Just because the temperatures are falling and days are getting shorter doesn’t mean that you need to till under the garden and call it a season. Fall can be a delightful time to take up the hobby of vegetable gardening! While ‘hot weather’ plants such as tomatoes and peppers may be winding down for the year, there are numerous other vegetables capable of thriving in the cooler autumn months. If you are interested in maximizing the vegetable output of your garden, try out these great tips for vegetable gardening in autumn.
Growing Great Crops in the Fall
- Salad greens, such as lettuce, arugula and spinach generally prefer the cooler temperatures of fall and spring. In fact, growing these vegetables in the summer months may lead to a tough, weedy texture combined with a grassy flavor, neither ideal for salad greens. Because these vegetables all grow very quickly, seeds can be planted from early to late fall and harvested throughout the autumn season for tender, tasty salad greens.
- Green beans, planted in late summer, can be harvested throughout the fall months.
- Garlic and shallots also typically thrive in cooler weather. Plant in early autumn to harvest prior to the first freeze.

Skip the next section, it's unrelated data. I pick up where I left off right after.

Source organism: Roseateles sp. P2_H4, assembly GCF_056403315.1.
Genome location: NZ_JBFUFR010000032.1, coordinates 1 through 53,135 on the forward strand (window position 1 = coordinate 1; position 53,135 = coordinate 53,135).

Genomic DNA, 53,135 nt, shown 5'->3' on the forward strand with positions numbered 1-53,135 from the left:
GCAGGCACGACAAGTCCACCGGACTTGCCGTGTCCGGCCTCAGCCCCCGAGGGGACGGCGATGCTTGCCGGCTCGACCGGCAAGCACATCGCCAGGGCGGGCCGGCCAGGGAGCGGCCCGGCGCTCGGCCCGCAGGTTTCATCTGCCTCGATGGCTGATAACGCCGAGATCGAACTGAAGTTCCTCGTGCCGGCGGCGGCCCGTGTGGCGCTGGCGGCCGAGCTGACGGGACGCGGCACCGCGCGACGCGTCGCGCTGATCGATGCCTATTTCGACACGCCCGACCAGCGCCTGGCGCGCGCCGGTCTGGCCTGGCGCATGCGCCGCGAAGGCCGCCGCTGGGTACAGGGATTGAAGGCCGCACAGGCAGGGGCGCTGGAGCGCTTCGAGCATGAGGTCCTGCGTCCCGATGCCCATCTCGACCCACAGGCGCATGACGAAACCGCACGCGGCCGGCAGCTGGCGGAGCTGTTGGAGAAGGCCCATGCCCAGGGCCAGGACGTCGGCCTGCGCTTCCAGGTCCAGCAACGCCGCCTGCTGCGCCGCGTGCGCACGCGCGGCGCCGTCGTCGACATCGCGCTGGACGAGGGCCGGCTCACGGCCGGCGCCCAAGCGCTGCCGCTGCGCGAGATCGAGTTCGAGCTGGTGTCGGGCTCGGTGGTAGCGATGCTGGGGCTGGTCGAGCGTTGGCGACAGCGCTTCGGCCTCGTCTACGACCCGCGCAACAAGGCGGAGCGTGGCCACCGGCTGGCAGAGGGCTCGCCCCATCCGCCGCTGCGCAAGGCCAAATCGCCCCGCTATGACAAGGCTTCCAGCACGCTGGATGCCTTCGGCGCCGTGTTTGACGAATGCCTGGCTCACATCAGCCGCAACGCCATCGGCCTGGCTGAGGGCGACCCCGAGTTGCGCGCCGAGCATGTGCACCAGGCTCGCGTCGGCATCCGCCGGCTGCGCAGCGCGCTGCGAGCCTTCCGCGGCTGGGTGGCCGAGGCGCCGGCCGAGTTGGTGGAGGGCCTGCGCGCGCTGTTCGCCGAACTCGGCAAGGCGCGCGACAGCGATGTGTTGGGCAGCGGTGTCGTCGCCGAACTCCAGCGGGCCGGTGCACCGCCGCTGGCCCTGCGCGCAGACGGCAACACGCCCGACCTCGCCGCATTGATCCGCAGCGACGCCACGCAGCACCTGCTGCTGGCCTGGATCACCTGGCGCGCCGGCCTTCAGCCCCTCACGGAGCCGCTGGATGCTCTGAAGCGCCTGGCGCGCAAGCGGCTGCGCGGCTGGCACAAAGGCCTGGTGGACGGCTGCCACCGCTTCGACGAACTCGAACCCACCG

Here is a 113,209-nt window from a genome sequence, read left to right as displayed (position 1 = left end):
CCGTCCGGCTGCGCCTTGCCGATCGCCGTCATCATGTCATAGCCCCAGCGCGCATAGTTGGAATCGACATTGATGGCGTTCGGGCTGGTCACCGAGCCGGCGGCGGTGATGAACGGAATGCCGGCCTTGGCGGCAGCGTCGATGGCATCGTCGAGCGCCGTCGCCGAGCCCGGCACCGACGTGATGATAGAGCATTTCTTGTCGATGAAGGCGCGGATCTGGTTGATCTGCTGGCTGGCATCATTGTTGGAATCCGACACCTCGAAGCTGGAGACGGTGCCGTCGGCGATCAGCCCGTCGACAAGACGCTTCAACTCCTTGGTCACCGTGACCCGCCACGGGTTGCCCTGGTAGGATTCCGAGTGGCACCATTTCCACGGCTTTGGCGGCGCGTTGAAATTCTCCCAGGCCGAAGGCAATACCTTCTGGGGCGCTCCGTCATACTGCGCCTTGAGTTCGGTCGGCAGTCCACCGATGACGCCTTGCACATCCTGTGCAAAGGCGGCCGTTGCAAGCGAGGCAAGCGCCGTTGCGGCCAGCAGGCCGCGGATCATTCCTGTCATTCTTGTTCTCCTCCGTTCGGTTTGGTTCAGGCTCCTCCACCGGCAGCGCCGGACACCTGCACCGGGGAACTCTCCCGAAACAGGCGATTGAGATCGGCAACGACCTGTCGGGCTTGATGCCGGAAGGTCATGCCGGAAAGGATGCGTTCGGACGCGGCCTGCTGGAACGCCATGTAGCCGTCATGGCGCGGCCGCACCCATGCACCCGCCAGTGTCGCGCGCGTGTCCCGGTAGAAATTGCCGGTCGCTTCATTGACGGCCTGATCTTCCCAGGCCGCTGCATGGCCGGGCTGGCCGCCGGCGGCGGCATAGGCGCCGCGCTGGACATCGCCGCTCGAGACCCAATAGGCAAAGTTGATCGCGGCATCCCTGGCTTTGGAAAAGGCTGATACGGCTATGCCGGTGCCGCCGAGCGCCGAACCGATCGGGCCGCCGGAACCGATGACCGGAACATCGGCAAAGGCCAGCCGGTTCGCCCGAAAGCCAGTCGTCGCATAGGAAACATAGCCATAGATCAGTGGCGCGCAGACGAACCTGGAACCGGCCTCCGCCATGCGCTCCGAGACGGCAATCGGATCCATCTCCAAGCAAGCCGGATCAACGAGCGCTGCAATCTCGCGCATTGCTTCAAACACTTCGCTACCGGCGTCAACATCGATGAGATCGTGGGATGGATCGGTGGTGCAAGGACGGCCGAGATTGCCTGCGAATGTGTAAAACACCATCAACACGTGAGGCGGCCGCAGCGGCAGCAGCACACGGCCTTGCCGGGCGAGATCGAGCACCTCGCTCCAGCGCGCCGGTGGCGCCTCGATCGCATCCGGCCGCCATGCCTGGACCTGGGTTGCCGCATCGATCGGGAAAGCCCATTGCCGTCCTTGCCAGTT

- Garlic and shallot bulbs can also be planted prior to the first freeze and then bedded in with hay over the winter months to ensure harvest in early spring.
- Many herbs will survive well into autumn. Sage, thyme, chives and parsley can all be used until the first hard freeze of fall.
- Once the foliage on your herbs has died, cut the plant off at the ground and cover with several inches of hay or another type of mulch over the winter in the hopes of the plants returning in the fall.
- Carrots generally thrive in the cooler winter months.
- Depending on the climate in which you live, broccoli and cabbage may also be good choices to plant in late summer/early fall for harvest in October.
- Fall vegetable gardening is also a process of preparing the garden for the following spring. Make sure to till up the garden in the fall before the ground freezes. Tilling the soil will help loosen up the ground for the spring.
- Rake up any leaves from your garden and pile them on top of the garden area after you have tilled the soil. Over the winter, these leaves will rot, making excellent compost come spring. Tilling the decayed leaf material into your soil in the spring will help create wonderful soil conditions for next year.
Best wishes as you embark on your fall gardening adventure!